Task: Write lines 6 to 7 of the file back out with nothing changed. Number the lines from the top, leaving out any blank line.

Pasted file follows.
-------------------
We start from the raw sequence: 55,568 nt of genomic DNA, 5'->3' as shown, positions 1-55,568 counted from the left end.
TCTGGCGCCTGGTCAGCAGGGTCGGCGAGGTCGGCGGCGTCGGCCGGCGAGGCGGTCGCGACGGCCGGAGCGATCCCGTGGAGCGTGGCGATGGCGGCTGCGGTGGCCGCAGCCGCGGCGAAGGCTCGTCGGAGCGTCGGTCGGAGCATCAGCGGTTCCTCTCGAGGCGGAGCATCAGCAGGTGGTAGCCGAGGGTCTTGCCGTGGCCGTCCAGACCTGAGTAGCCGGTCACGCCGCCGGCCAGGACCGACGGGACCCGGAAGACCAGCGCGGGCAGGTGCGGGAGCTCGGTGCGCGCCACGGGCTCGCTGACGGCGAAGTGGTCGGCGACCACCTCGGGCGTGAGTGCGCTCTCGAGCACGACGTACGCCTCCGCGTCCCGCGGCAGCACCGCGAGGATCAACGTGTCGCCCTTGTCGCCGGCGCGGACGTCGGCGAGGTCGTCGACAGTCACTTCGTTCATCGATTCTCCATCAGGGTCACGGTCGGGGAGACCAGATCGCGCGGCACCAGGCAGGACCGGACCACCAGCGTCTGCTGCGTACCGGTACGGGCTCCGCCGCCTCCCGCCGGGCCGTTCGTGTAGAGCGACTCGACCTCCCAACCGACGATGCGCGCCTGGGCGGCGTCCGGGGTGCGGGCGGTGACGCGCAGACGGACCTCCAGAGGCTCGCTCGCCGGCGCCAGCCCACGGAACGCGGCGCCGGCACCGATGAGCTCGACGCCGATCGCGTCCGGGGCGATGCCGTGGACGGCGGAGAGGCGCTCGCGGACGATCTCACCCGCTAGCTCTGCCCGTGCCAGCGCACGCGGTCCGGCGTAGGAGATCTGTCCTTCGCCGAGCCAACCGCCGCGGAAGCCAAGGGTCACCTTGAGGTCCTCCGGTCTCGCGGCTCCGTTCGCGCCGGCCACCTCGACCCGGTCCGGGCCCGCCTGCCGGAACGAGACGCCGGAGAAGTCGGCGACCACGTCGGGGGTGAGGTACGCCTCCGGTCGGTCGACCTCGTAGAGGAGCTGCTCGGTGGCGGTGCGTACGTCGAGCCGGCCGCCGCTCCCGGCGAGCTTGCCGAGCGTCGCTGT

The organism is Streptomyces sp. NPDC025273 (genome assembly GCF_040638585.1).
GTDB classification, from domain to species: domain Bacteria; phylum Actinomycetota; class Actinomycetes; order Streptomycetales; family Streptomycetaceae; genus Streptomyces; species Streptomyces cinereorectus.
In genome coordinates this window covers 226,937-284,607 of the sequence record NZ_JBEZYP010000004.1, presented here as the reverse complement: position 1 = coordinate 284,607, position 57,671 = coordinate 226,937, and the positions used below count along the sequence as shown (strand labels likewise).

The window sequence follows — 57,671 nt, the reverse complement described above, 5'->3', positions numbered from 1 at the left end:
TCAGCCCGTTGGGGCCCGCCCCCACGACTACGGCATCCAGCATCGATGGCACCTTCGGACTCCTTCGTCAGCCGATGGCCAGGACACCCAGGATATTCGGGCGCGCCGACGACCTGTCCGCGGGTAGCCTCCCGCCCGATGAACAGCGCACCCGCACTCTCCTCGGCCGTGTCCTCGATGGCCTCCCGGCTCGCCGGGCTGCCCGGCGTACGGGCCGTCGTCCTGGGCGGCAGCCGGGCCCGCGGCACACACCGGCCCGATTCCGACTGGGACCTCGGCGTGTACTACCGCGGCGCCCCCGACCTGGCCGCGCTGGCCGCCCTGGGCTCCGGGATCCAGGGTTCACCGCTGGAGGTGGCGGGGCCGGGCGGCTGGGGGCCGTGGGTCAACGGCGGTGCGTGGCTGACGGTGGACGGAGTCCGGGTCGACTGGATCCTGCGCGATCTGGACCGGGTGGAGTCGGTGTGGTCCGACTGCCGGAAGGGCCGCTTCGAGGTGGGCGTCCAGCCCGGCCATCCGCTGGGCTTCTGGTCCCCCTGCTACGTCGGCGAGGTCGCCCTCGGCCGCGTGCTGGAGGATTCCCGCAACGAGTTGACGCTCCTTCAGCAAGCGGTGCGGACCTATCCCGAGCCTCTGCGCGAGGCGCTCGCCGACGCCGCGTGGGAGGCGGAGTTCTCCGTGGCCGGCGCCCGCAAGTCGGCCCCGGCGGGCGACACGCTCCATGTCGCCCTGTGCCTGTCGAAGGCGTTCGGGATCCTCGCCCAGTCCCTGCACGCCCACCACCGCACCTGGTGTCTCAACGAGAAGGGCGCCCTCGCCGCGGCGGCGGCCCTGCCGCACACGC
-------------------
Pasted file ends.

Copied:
The window sequence follows — 57,671 nt, the reverse complement described above, 5'->3', positions numbered from 1 at the left end:
TCAGCCCGTTGGGGCCCGCCCCCACGACTACGGCATCCAGCATCGATGGCACCTTCGGACTCCTTCGTCAGCCGATGGCCAGGACACCCAGGATATTCGGGCGCGCCGACGACCTGTCCGCGGGTAGCCTCCCGCCCGATGAACAGCGCACCCGCACTCTCCTCGGCCGTGTCCTCGATGGCCTCCCGGCTCGCCGGGCTGCCCGGCGTACGGGCCGTCGTCCTGGGCGGCAGCCGGGCCCGCGGCACACACCGGCCCGATTCCGACTGGGACCTCGGCGTGTACTACCGCGGCGCCCCCGACCTGGCCGCGCTGGCCGCCCTGGGCTCCGGGATCCAGGGTTCACCGCTGGAGGTGGCGGGGCCGGGCGGCTGGGGGCCGTGGGTCAACGGCGGTGCGTGGCTGACGGTGGACGGAGTCCGGGTCGACTGGATCCTGCGCGATCTGGACCGGGTGGAGTCGGTGTGGTCCGACTGCCGGAAGGGCCGCTTCGAGGTGGGCGTCCAGCCCGGCCATCCGCTGGGCTTCTGGTCCCCCTGCTACGTCGGCGAGGTCGCCCTCGGCCGCGTGCTGGAGGATTCCCGCAACGAGTTGACGCTCCTTCAGCAAGCGGTGCGGACCTATCCCGAGCCTCTGCGCGAGGCGCTCGCCGACGCCGCGTGGGAGGCGGAGTTCTCCGTGGCCGGCGCCCGCAAGTCGGCCCCGGCGGGCGACACGCTCCATGTCGCCCTGTGCCTGTCGAAGGCGTTCGGGATCCTCGCCCAGTCCCTGCACGCCCACCACCGCACCTGGTGTCTCAACGAGAAGGGCGCCCTCGCCGCGGCGGCGGCCCTGCCGCACACGC